Michael V. Hayden, a principal at the Chertoff Group and visiting professor at George Mason University’s Schar School of Policy and Government, was director of the National Security Agency from 1999 to 2005 and the Central Intelligence Agency from 2006 to 2009.
In November, a few days before the election, I tried to parse Donald Trump’s strange affection for Vladimir Putin and the various contacts that members of his campaign had had with folks in Russia.
The best explanation I could come up with was something the Russians call polezni durak, the “useful fool.” That’s a term from the Soviet era describing the naive individual whom the Kremlin usually held in contempt but who could be induced to do things on its behalf.
Six months later, it is disappointing to report, the term “useful fool” still seems a pretty apt description.
President Trump continues to resist the conclusion that Russia meddled in the American electoral process. As recently as last week, the best he could muster was a conditional “if Russia” interfered.
Understandably, that attitude led to a strained relationship with the intelligence community, a state of affairs not helped by the president’s unfounded, yet continuing, accusations that the community spied on his campaign.
Now the Russians are front and center in another controversy, this one fully of the president’s making. Last week, according to The Post, the president disclosed highly sensitive intelligence on the Islamic State to Russian Ambassador Sergey Kislyak and Foreign Minister Sergei Lavrov during an Oval Office meeting.
The information reportedly derived from another country’s intelligence service, so its revelation would have violated the near-sacred third-party rule of intelligence: Information from one country cannot be shared with another without the agreement of the originator. Break that rule often enough and your intelligence begins to dry up.
The administration contends that neither sources nor methods were discussed. That may be true enough, but I have had many arguments with journalists trying to explain that revealing the “fact of” something often points the way to the “fact how” — to the very sources and methods they claim they are not threatening.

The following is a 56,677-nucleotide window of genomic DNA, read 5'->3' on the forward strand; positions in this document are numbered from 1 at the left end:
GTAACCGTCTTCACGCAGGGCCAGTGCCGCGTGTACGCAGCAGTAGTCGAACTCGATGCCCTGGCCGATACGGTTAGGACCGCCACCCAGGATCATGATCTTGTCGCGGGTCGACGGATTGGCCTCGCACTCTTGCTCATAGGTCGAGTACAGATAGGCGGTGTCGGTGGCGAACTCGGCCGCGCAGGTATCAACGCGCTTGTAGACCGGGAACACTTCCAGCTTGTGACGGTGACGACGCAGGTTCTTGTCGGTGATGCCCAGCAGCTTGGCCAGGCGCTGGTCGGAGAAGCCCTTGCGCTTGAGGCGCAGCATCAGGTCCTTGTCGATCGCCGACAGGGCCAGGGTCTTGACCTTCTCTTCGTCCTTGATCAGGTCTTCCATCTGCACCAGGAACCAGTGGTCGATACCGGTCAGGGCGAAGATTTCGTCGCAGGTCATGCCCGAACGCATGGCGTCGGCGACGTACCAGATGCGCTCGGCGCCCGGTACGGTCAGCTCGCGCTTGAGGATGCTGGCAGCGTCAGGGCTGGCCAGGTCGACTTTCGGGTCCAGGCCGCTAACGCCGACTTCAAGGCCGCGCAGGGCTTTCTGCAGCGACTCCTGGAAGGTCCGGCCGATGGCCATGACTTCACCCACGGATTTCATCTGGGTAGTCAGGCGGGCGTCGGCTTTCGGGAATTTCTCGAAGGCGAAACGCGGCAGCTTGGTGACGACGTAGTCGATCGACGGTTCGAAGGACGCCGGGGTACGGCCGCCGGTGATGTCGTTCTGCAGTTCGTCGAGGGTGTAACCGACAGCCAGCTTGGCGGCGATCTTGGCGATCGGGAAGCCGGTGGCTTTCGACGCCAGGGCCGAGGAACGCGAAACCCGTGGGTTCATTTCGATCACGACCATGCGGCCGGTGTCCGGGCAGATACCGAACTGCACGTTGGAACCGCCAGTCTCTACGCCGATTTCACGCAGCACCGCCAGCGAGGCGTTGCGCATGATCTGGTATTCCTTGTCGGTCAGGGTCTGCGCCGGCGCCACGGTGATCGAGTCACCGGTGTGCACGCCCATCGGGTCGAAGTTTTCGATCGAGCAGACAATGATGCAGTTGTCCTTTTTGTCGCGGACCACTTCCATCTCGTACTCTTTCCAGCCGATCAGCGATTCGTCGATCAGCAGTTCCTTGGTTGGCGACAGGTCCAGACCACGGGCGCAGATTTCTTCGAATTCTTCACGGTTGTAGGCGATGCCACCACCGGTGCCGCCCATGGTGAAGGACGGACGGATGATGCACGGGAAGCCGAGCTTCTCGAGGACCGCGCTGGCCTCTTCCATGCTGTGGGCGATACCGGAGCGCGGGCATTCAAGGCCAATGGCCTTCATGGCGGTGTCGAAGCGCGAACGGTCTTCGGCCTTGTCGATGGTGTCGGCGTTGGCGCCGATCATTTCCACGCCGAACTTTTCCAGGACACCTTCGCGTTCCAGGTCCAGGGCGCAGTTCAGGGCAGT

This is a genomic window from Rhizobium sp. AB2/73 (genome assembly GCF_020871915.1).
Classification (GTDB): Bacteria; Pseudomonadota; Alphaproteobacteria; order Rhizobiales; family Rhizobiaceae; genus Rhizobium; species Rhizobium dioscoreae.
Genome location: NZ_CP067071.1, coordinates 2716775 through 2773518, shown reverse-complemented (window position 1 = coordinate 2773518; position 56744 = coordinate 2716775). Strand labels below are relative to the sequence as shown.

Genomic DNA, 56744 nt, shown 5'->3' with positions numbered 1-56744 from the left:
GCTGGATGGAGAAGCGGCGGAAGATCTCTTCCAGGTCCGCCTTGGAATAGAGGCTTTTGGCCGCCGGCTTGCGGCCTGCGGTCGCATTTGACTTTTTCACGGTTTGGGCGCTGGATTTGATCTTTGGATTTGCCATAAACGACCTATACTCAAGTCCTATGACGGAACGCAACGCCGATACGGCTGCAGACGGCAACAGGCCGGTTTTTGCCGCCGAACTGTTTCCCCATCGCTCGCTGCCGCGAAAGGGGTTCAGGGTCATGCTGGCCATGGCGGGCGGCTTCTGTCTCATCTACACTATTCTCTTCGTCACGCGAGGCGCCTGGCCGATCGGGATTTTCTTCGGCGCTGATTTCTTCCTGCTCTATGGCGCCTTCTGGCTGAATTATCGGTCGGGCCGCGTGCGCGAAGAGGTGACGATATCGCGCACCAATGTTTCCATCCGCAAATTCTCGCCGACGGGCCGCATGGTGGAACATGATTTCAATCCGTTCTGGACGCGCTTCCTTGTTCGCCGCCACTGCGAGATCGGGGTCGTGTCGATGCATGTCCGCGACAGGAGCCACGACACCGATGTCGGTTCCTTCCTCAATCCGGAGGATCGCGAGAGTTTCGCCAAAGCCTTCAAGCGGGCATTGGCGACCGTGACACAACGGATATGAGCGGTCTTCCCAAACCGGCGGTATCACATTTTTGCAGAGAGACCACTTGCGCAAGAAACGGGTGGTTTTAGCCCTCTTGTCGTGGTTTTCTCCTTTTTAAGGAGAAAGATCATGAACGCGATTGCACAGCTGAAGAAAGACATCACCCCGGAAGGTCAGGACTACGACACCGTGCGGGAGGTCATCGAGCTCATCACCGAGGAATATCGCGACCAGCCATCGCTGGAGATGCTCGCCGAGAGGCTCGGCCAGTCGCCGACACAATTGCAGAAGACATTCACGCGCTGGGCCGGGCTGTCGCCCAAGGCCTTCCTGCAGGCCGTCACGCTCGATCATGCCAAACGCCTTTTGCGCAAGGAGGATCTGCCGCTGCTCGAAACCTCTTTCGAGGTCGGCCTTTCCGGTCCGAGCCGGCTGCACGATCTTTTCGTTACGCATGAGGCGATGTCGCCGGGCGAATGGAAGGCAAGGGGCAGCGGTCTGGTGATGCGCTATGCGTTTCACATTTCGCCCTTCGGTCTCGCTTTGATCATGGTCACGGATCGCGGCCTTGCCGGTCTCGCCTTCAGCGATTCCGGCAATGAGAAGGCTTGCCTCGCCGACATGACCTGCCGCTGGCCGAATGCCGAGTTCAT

Of course, the president has absolute declassification authority and, in practice, should have great leeway in what he wants to share with other nations. The issue here is not the power of a president but the performance of this president.
Governing is new turf for Trump. He is one of the least experienced presidents in the nation’s history. There is no evidence of scholarship or even deep interest in the processes of U.S. government. He has little international knowledge beyond real estate and business.
But even with such a thin portfolio, he seems incapable of humility in the face of such inexperience. By all accounts, the president is impatient with process and study, preternaturally confident in his own knowledge and instincts, and indifferent to, and perhaps contemptuous of, the institutions of government designed to help him succeed.
We saw this coming in the transition when a self-confident president-elect contacted foreign leaders without benefit of briefings from, or even the knowledge of, the State Department.
So, little wonder that an impulsive president appears to have gone off script to warn his Russian visitors in dramatic fashion. Or was it to impress them with the prowess of his intelligence services?
Once again, the White House circled the wagons. National security adviser H.R. McMaster and deputy adviser Dina Powell, both of whom I know and regard highly, stated that the president had not specifically revealed sources and methods and asserted that the Post article was “false.”
Debates over what exactly the president said or did not say were made moot, though, when the president tweeted that he could damn well do what he pleased in these circumstances.
McMaster and Powell could not have been comfortable being thrust into this position. One hopes that they are not put there very often.
Indeed, there is a creeping corruption near the president as his spokespeople are frequently forced to defend that which should not be defended. The national security team can’t allow itself to be touched by that.
Then there is the question of the leak itself. Who told The Post — and, very quickly, other news organizations — about the meeting? The president’s defenders are already pointing to dark elements of the deep state or to holdovers from the Obama administration.
Maybe, but there are alternative explanations. There may have been more here than just malice or obstructionism.
Reportedly, National Security Council staffers were concerned enough about the revelations that they felt compelled to warn the CIA and the National Security Agency. Clearly, someone in government was concerned about potential damage. Once that word was out, it’s not hard to imagine the alarm among government professionals increasingly uneasy about managing the consequences of what they see as presidential missteps.
The administration will probably try to hunt down some of those folks, at least those who talked to The Post. Leaks are leaks, after all. But one hopes they also turn considerable attention to making our president more knowledgeable and prepared — and more open to the processes and protocols that have governed the behavior of others who have held that high office.